It’s Time to Get Real About the Risks of Distracted Driving

Distracted Driving

Many confident drivers believe they can multitask while behind the wheel, even if it’s just in small ways. Time and again, the data has shown this simply isn’t true. Anything that takes your attention away from driving makes you more likely to be involved in a crash. This is true whether you’re talking on the phone with a hands-free device or trying to send a text while sitting in traffic.

For Distracted Driving Awareness Month, the National Safety Council (NSC) is urging people to take the “Just Drive” pledge and say goodbye to distractions such as:

  • phone conversations,
  • use of voice-to-text features,
  • checking or posting to social media,
  • checking or sending emails,
  • taking photos or videos,
  • interacting with a GPS device,

or anything else that takes your attention off the road while driving

The pledge also asks us to avoid calling or texting others when we know they’re driving. While phone use has, unfortunately, become the norm for drivers over the past 2 decades, if enough individuals stand up to point out the problem, we can decrease the number of distracted driving accidents.

What Counts As Driver Distraction?

Cell phones are an easy scapegoat for people with complaints about drivers not watching the road, but distraction doesn’t have to involve tech. A driver is more likely to make a mistake if they are:

  • Manually distracted, with their hands away from the wheel
  • Visually distracted, or looking somewhere other than the road in front of them
  • Cognitively distracted by thoughts that do not have to do with driving

Therefore, the problem goes far beyond texting and talking while behind the wheel. Things like eating a snack or trying to make a grocery list in your head while driving can also cause accidents.

How to Beat Driver Distraction

Realistically, almost everyone who has driven a vehicle has at some point let themself get distracted while behind the wheel. We all live busy, demanding lives, and our duties often encroach on things like family time, sleep, and, yes, driving. The best way to avoid falling prey to distractions is not by swearing them off—it’s assuming they will happen and making a plan to deal with them.

Use Technological or Physical Barriers

Cell phones and social media apps incentivize users to constantly check them for updates. Our brains weren’t built to handle this level of activity and distraction, and even the most well-intentioned among us can get caught in a habit of picking up our phone whenever we have a spare minute or scrolling the day away. To keep yourself from grabbing your phone when you should be focusing on the road, try setting up Apple’s Do Not Disturb While Driving or Android’s driving mode to block incoming notifications.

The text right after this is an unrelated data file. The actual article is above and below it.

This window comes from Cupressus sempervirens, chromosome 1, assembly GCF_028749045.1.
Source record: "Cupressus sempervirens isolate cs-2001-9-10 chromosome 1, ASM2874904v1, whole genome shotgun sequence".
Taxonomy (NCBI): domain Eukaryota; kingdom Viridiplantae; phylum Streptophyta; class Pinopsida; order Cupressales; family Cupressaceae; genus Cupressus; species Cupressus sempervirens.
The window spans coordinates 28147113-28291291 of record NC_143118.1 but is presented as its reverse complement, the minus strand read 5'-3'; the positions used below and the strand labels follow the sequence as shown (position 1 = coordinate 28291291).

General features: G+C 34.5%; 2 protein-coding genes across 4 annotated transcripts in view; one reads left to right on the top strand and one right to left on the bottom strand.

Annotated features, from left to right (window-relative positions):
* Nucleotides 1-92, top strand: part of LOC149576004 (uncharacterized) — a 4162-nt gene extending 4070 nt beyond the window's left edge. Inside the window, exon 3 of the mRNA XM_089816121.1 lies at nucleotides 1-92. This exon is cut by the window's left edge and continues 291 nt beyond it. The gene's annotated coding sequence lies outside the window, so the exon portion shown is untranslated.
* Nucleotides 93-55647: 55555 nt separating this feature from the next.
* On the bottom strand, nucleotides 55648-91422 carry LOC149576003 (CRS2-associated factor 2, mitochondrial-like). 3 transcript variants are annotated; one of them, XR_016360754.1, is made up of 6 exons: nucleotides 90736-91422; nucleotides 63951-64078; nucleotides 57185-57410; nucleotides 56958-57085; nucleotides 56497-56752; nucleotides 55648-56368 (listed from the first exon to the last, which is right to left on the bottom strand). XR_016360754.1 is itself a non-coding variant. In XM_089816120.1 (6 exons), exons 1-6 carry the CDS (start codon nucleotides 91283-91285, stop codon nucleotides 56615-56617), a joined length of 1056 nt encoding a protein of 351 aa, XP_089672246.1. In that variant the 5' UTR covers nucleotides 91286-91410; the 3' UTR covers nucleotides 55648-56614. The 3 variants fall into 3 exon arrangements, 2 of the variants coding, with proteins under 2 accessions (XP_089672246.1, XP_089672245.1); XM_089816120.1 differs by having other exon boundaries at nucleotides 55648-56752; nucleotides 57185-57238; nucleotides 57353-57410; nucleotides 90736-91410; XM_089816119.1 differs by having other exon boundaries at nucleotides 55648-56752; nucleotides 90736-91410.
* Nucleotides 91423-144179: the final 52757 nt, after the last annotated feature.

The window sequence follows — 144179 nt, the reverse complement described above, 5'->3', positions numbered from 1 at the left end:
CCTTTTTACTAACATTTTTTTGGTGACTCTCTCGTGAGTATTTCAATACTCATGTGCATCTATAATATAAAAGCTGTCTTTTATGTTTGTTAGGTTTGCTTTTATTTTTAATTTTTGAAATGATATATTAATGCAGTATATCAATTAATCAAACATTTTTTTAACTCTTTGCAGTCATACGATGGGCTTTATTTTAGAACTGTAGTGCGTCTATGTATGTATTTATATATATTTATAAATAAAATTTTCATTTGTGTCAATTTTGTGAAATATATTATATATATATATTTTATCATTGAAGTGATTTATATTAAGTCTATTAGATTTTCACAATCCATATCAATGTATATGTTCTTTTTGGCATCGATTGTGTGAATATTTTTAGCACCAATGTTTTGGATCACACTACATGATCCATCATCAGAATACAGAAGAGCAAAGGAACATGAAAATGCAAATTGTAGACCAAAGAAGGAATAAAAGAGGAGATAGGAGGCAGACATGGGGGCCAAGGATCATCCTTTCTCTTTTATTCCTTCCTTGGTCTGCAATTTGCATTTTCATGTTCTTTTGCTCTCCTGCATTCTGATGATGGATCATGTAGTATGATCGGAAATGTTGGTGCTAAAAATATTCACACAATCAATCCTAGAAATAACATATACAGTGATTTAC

If the temptation is still too strong, try putting your phone somewhere you won’t be able to get to it, like in the trunk or in the custody of one of your passengers.

The good news is, the habit of always having your phone in your hand can be broken. The more you work to control your phone use, the easier you will find it to resist each little ding and notification bubble.

Leave Yourself Enough Time

When planning our days, we tend to be optimistic: Surely we can run an errand during our lunch break and eat a quick sandwich in the break room after! The slightest interruption to our schedule can result in tasks being pushed back or, sometimes, combined with driving.

Being behind the wheel is not like being at your desk—it’s not a time to jot down your to-dos or eat lunch. It’s a time where you should be fully focused on controlling your vehicle safely. The best way to remove the urge to “catch up” on other tasks while driving is by finishing them before you’re behind the wheel. That may mean saying “no” to that catch-up coffee or dropping out of book club—but most of us spend at least some of our time on things we don’t need in our lives. Being overbooked isn’t just bad for our driving; it’s bad for our overall wellness.

Do a Pre-Drive Review

Taking a minute or two to write down distracting thoughts before you start your car can help you keep them at bay while you’re driving. Using your notes app or a small notepad that fits in your glovebox, think about your upcoming tasks and errands and jot down the things you need to remember for them. This way, you’re less likely to spend your whole drive repeating to yourself that you have to pick up milk at the store.

It may sound silly to do this every time you get in the car, but especially if you’ve had a long day, taking the time to get your thoughts down on paper can reduce stress and help you clarify your next steps. Once you’ve created a reminder for yourself of the things you need to do or think about later, you can put them out of your mind until later comes.

Don’t Become a Victim of Distracted Driving

Between 2018 and 2019, the number of distracted driving deaths increased by 10% to over 3,400 individuals. The sad thing is, none of these tragic accidents were necessary—nor were the ones that only resulted in injury. It’s easy to say “it will never happen to me” when you’re confident in your driving skills, but if you don’t do your part to reduce risk, you’re putting yourself and those around you in danger.

Our team has seen the sad aftermath of multiple distracted driving accidents, and while we always fight to help the injured receive fair compensation from those who hurt them, we would much rather none of these families had to deal with such hardship at all. Please join us in pledging to Just Drive this month and into the future.

Call Grewal Law PLLC at (888) 211-5798 today if you’ve been hurt in a car accident. We offer free consultations.

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